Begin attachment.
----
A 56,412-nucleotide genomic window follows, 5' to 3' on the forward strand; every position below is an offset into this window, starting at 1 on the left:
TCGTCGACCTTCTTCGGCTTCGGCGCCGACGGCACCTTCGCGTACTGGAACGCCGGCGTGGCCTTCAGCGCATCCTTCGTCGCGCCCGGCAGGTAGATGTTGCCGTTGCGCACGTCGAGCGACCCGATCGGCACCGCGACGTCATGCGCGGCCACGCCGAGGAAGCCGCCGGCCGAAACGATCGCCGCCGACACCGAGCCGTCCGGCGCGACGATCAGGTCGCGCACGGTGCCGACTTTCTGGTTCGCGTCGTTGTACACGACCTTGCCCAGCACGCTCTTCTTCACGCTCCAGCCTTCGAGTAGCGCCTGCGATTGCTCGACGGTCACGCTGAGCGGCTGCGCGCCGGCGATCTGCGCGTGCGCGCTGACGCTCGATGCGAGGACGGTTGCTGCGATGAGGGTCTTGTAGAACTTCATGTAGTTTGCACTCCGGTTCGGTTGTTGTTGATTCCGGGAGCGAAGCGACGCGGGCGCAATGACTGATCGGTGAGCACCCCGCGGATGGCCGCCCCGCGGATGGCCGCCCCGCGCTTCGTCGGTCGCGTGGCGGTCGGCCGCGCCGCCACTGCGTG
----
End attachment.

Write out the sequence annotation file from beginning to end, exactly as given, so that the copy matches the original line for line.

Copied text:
A 56,412-nucleotide genomic window follows, 5' to 3' on the forward strand; every position below is an offset into this window, starting at 1 on the left:
TCGTCGACCTTCTTCGGCTTCGGCGCCGACGGCACCTTCGCGTACTGGAACGCCGGCGTGGCCTTCAGCGCATCCTTCGTCGCGCCCGGCAGGTAGATGTTGCCGTTGCGCACGTCGAGCGACCCGATCGGCACCGCGACGTCATGCGCGGCCACGCCGAGGAAGCCGCCGGCCGAAACGATCGCCGCCGACACCGAGCCGTCCGGCGCGACGATCAGGTCGCGCACGGTGCCGACTTTCTGGTTCGCGTCGTTGTACACGACCTTGCCCAGCACGCTCTTCTTCACGCTCCAGCCTTCGAGTAGCGCCTGCGATTGCTCGACGGTCACGCTGAGCGGCTGCGCGCCGGCGATCTGCGCGTGCGCGCTGACGCTCGATGCGAGGACGGTTGCTGCGATGAGGGTCTTGTAGAACTTCATGTAGTTTGCACTCCGGTTCGGTTGTTGTTGATTCCGGGAGCGAAGCGACGCGGGCGCAATGACTGATCGGTGAGCACCCCGCGGATGGCCGCCCCGCGGATGGCCGCCCCGCGCTTCGTCGGTCGCGTGGCGGTCGGCCGCGCCGCCACTGCGTG